In the opposite direction of escrow use cases lie what could be generally called key management use cases. This is where a single party uses multiple keys to secure their funds. One might wonder what might cause someone to do such a thing and the answer happens to be very similar to why many escrows with a threshold is better than using just one. If you store your funds in a threshold scheme of t-of-n keys (usually 2-of-3 or 3-of-5), then if one (or some) of your keys are compromised or lost, then you don’t lose funds! So long as you still control at least t keys. This scheme is particularly powerful when some of the keys are kept extremely secure and in a diverse set of ways. For example, one could use a cold key, a key given to a security company, and three hot keys (one at work, one at home and one on a phone). This 3-of-5 scheme allows the user to spend their funds normally in the case where they have all their hot keys, and should they lose them or if they become compromised, so long as a single hot key remains in the users control they are safe against attack and can move their funds to a safe location.
Key management schemes such as these are also relevant to interactive protocols such as the Lightning Network. In the future, it is expected that Lightning nodes with very large sums of money on the network will not be so insecure as to keep the keys to these funds (which must be online) all in one place, rather threshold schemes like the ones described below will be used to make the funds on Lightning nodes more secure.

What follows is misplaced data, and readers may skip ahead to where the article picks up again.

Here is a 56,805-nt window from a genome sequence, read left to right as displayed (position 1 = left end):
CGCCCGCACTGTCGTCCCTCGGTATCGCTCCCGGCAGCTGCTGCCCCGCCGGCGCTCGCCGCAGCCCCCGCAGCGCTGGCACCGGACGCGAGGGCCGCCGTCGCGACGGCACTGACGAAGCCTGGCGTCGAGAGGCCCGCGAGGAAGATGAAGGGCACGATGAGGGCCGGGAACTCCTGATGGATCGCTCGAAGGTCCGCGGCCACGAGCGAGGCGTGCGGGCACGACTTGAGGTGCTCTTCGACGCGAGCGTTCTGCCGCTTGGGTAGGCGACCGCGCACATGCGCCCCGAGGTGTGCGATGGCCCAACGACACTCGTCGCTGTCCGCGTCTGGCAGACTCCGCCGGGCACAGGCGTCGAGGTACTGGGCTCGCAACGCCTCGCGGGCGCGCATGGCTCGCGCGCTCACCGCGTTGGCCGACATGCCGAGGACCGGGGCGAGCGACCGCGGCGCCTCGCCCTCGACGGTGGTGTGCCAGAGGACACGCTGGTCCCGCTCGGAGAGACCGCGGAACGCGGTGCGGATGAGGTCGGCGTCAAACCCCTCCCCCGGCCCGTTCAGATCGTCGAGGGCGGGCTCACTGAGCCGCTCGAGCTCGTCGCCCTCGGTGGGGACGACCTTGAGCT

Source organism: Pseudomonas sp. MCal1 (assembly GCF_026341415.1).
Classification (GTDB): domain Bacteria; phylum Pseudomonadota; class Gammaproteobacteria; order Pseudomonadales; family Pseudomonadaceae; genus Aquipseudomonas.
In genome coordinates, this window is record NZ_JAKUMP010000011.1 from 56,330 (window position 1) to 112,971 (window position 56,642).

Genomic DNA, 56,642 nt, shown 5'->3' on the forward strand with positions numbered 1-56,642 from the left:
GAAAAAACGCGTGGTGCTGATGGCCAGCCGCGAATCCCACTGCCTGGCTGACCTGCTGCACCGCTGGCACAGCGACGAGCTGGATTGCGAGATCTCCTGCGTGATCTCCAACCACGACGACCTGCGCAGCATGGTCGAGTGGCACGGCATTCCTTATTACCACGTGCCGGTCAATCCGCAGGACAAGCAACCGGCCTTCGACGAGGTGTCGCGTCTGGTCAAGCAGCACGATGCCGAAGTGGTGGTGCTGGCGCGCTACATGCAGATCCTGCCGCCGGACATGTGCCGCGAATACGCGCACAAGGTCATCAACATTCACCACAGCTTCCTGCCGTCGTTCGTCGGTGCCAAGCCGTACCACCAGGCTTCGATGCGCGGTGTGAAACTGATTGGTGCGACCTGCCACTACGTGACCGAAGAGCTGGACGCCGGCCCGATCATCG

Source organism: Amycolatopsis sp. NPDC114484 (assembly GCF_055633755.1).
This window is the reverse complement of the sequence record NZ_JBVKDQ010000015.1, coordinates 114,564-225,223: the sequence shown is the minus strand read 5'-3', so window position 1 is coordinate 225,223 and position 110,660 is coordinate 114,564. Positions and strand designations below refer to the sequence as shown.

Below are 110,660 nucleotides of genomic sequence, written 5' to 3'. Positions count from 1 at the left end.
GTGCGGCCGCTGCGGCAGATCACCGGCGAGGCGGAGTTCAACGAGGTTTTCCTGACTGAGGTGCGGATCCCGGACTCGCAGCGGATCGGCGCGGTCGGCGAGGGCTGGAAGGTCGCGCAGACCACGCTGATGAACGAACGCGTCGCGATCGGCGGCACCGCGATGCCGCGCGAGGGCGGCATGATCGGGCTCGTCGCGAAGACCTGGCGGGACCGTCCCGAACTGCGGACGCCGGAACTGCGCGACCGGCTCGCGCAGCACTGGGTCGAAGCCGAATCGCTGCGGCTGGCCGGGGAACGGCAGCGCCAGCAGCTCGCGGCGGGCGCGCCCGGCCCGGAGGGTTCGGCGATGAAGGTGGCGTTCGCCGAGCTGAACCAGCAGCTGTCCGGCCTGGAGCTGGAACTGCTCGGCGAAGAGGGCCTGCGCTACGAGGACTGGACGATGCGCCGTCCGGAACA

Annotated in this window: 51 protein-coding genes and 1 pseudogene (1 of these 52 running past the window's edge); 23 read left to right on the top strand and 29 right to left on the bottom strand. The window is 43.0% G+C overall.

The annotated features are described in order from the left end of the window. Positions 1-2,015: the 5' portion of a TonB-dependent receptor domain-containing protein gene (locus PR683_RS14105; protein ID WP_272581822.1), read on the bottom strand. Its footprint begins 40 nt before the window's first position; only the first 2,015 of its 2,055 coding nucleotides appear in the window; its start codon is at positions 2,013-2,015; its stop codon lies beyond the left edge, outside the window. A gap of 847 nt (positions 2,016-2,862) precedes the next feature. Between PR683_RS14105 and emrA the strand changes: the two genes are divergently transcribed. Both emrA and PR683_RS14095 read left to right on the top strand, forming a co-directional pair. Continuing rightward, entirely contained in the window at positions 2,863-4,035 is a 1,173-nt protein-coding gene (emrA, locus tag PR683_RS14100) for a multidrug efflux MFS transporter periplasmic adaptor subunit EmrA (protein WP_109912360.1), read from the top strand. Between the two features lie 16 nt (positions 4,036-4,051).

One final kind of use case worth noting is shared funds. For example funds shared between spouses can be put in a “joint account” (although MuSig likely does the trick for most marriages) or a committee in charge of spending funds which requires some quorum t-of-n committee members to authorize spending.
Implementation with MuSig + Taproot
There are three different ways to implement threshold signatures and we’ve already discussed one of them. Back in the MuSig blog post, we discussed how Taproot will allow outputs to contain a hidden tree of spending conditions. So for example if we want to have a 2-of-3 output between Alice, Bob and Carol with keys A, B and C but we want this output to look like a single public key spend, we could put in our tree all of the following conditions:
- MuSig(Alice, Bob)
- MuSig(Alice, Carol)
- MuSig(Bob, Carol)
and this output effectively becomes a 2-of-3 threshold output!
The advantages of this scheme is that it is entirely non-interactive, meaning that Alice, Bob and Carol don’t need to exchange messages in order to construct this output. The primary disadvantage of this scheme is that it is distinguishable from ordinary single public key spends as the tree must be revealed. Two minor mitigations for this is that you could have the MuSig key at the root be a 3-of-3 and if all parties agree, then the spending of this output can be made to look like a normal non-contract spend. Alternatively, the most likely of the three cases listed above can be put at the root with the other two cases hidden in the tree, and in the case that the two parties at the root are in agreement, then the spend does not need to reveal that there were other cases.
Another disadvantage of this scheme is that the number of cases that must be added to the tree grows very large in size, especially if the threshold is closer to half of the total number of participants. For example 2-of-3 requires 3 cases, 3-of-5 requires 10, 4-of-7 requires 35, 5-of-9 requires 126 and this sequence actually grows exponentially so that even 13-of-25 requires 5,200,300 cases! This means that a merkle proof that a spending case is included will be around 23 hashes long! Now this may not be an issue for most use cases as presumably the majority of threshold signatures will be used for smaller groups of participants, but if you have a decent sized number of keys involved, this may be an inefficient and non-private way to go.